Basel football club open the doors to their new home on Thursday. The SFr 230 million St Jakob Park is being heralded as the first of several modern stadia aimed at giving "the beautiful game" a much-needed face-lift in Switzerland.
Years of neglect have left the country's biggest football grounds in a sorry state, with bleak terracing and crumbling concrete steps offering stark contrast to the gleaming structures that have been springing up elsewhere in Europe and around the world.
But, finally the Swiss are starting to catch up. As Basel prepare to welcome Lausanne for Thursday's opening fixture in front of a sell-out crowd of 35,000 fans, plans are underway to build similar arenas in Geneva, St Gallen and Bern. New grounds are also being considered by the football clubs of Aarau, Zurich and Lucerne.
The president of the Swiss football association, Ralph Zloczower, believes the new stadia will give the sport a much-needed push after years of stagnation.
"We have been talking for decades in Switzerland about the need to build new stadia," Zloczower points out. "And because we have waited so long, there was no longer any point trying to renovate the existing buildings.
"The Swiss have never had the same passion for football as they have in Italy, England or Spain. And so, in the past, there was never much demand from the public, the politicians or the economy to do something about the situation here. But I think that has changed now."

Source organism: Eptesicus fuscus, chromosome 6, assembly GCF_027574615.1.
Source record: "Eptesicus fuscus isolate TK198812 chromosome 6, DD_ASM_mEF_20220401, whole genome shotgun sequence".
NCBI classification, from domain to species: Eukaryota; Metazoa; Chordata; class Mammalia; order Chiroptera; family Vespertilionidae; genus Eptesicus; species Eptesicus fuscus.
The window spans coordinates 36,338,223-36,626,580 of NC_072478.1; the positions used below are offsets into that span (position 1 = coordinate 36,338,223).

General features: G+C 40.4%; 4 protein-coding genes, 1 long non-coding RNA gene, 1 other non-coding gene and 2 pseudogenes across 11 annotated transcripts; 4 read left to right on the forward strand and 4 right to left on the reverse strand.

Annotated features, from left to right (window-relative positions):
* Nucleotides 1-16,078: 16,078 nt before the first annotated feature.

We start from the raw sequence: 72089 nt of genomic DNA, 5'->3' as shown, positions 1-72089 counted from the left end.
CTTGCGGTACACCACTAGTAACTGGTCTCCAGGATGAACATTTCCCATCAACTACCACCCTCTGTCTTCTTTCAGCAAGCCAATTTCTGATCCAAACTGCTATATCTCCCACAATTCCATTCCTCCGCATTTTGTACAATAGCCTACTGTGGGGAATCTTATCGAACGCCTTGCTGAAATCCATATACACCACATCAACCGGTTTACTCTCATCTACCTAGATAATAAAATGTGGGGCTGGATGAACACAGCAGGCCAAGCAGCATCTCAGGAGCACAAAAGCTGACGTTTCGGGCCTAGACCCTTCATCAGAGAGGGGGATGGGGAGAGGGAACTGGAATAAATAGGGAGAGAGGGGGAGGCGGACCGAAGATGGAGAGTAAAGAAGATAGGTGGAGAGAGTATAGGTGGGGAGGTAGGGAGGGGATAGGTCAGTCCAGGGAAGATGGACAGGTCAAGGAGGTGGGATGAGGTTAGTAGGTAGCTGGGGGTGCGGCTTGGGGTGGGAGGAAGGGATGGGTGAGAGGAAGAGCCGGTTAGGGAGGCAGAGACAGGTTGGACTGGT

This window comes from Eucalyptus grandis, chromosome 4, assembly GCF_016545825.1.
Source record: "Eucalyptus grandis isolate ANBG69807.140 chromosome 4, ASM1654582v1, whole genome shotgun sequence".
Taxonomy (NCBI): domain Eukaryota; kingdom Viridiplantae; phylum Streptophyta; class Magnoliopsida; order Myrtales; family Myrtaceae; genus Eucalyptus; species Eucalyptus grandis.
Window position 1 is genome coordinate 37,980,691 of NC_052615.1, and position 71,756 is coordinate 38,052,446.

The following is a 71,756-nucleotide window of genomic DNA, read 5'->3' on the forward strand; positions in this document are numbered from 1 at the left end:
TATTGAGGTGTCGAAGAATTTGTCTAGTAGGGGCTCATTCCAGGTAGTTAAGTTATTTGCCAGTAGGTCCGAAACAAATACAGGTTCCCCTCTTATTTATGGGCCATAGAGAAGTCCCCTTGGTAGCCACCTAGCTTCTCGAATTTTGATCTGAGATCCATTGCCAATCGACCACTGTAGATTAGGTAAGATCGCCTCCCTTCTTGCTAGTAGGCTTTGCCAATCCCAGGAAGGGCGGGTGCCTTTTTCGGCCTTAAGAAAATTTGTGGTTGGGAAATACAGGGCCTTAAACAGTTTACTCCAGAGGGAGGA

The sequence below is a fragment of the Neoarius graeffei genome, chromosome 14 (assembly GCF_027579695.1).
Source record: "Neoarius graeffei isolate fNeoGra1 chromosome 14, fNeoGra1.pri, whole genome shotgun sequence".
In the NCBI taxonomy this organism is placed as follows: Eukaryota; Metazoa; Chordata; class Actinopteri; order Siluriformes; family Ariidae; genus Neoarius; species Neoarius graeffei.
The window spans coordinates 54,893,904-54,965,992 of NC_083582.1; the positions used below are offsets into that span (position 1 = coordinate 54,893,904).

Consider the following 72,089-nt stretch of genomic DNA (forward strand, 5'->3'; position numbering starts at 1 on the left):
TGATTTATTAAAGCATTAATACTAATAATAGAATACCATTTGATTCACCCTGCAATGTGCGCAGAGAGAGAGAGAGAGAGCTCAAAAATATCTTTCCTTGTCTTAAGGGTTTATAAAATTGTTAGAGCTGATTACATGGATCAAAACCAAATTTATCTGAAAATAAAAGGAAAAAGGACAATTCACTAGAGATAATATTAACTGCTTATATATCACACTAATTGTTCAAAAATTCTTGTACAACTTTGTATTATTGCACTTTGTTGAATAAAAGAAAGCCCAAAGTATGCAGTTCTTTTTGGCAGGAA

The first signs of that change will be apparent on Thursday when thousands of Basel supporters throng into their brand new stadium, designed by the Basel-based architects of London's acclaimed Tate Modern extension, Herzog & de Meuron.
As well as raising interest in the game domestically, the Swiss FA are also hoping that the St Jakob Park stadium and its planned successors can help boost the chances of Switzerland's joint bid with Austria to host the 2008 European Championships.
"As soon as people realise that new, state-of-the-art football stadiums are going to be ready for use in Basel, Bern, Zurich and Geneva by 2006 or 2007, then our chances are going to be better than ever before," insists Zloczower.
While the Swiss FA look to a distant horizon crowded with futuristic sports grounds, plenty of Basel fans will be focussed on the simple short-term desire for three points from Thursday's match.
Two games into the championship round, Christian Gross's side are still looking for their first victory. Lausanne, meanwhile, will be relishing the chance to gatecrash Basel's party - an away win would put the visitors top of the Swiss league table, and take a good deal of the fizz out of the St Jakob champagne.
swissinfo with agencies